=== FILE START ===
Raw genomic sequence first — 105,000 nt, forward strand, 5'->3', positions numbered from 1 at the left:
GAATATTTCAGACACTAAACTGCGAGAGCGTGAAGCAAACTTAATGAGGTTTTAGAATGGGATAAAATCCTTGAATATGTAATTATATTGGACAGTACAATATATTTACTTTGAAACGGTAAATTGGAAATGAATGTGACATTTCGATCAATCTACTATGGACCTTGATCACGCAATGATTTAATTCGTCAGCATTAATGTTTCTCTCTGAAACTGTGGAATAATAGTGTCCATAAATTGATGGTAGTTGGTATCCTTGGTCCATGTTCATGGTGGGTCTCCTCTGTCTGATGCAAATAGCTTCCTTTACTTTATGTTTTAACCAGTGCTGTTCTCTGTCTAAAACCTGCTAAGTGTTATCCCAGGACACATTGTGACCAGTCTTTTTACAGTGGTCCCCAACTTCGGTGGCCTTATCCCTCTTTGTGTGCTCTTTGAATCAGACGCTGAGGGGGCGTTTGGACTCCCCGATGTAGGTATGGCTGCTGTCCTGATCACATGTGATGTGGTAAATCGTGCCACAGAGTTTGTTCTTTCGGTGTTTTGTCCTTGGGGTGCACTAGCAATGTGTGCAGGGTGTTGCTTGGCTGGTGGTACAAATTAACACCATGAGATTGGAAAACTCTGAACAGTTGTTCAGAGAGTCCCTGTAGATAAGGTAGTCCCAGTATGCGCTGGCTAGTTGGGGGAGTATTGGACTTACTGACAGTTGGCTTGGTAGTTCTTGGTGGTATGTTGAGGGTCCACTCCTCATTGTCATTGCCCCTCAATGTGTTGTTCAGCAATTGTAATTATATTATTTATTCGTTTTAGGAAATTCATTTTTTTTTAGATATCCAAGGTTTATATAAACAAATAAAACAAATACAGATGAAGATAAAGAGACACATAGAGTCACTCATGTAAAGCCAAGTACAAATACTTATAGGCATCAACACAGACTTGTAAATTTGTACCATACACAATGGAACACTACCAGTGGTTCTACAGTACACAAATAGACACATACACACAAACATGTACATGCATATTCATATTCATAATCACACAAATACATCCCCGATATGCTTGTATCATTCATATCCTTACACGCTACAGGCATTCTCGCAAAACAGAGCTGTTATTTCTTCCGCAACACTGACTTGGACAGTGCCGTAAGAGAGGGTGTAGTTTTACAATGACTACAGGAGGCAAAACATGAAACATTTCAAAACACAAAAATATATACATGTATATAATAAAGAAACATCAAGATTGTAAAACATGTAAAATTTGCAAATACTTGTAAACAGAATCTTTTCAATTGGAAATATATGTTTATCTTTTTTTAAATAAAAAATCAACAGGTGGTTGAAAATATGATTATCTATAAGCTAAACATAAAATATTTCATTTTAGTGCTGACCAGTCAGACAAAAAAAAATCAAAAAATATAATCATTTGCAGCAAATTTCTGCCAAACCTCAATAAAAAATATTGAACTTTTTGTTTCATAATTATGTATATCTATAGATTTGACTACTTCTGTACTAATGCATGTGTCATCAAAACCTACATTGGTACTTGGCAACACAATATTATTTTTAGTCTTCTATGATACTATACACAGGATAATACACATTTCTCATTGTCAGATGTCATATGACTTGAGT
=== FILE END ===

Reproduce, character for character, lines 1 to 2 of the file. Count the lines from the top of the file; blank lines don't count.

Raw genomic sequence first — 105,000 nt, forward strand, 5'->3', positions numbered from 1 at the left:
GAATATTTCAGACACTAAACTGCGAGAGCGTGAAGCAAACTTAATGAGGTTTTAGAATGGGATAAAATCCTTGAATATGTAATTATATTGGACAGTACAATATATTTACTTTGAAACGGTAAATTGGAAATGAATGTGACATTTCGATCAATCTACTATGGACCTTGATCACGCAATGATTTAATTCGTCAGCATTAATGTTTCTCTCTGAAACTGTGGAATAATAGTGTCCATAAATTGATGGTAGTTGGTATCCTTGGTCCATGTTCATGGTGGGTCTCCTCTGTCTGATGCAAATAGCTTCCTTTACTTTATGTTTTAACCAGTGCTGTTCTCTGTCTAAAACCTGCTAAGTGTTATCCCAGGACACATTGTGACCAGTCTTTTTACAGTGGTCCCCAACTTCGGTGGCCTTATCCCTCTTTGTGTGCTCTTTGAATCAGACGCTGAGGGGGCGTTTGGACTCCCCGATGTAGGTATGGCTGCTGTCCTGATCACATGTGATGTGGTAAATCGTGCCACAGAGTTTGTTCTTTCGGTGTTTTGTCCTTGGGGTGCACTAGCAATGTGTGCAGGGTGTTGCTTGGCTGGTGGTACAAATTAACACCATGAGATTGGAAAACTCTGAACAGTTGTTCAGAGAGTCCCTGTAGATAAGGTAGTCCCAGTATGCGCTGGCTAGTTGGGGGAGTATTGGACTTACTGACAGTTGGCTTGGTAGTTCTTGGTGGTATGTTGAGGGTCCACTCCTCATTGTCATTGCCCCTCAATGTGTTGTTCAGCAATTGTAATTATATTATTTATTCGTTTTAGGAAATTCATTTTTTTTTAGATATCCAAGGTTTATATAAACAAATAAAACAAATACAGATGAAGATAAAGAGACACATAGAGTCACTCATGTAAAGCCAAGTACAAATACTTATAGGCATCAACACAGACTTGTAAATTTGTACCATACACAATGGAACACTACCAGTGGTTCTACAGTACACAAATAGACACATACACACAAACATGTACATGCATATTCATATTCATAATCACACAAATACATCCCCGATATGCTTGTATCATTCATATCCTTACACGCTACAGGCATTCTCGCAAAACAGAGCTGTTATTTCTTCCGCAACACTGACTTGGACAGTGCCGTAAGAGAGGGTGTAGTTTTACAATGACTACAGGAGGCAAAACATGAAACATTTCAAAACACAAAAATATATACATGTATATAATAAAGAAACATCAAGATTGTAAAACATGTAAAATTTGCAAATACTTGTAAACAGAATCTTTTCAATTGGAAATATATGTTTATCTTTTTTTAAATAAAAAATCAACAGGTGGTTGAAAATATGATTATCTATAAGCTAAACATAAAATATTTCATTTTAGTGCTGACCAGTCAGACAAAAAAAAATCAAAAAATATAATCATTTGCAGCAAATTTCTGCCAAACCTCAATAAAAAATATTGAACTTTTTGTTTCATAATTATGTATATCTATAGATTTGACTACTTCTGTACTAATGCATGTGTCATCAAAACCTACATTGGTACTTGGCAACACAATATTATTTTTAGTCTTCTATGATACTATACACAGGATAATACACATTTCTCATTGTCAGATGTCATATGACTTGAGT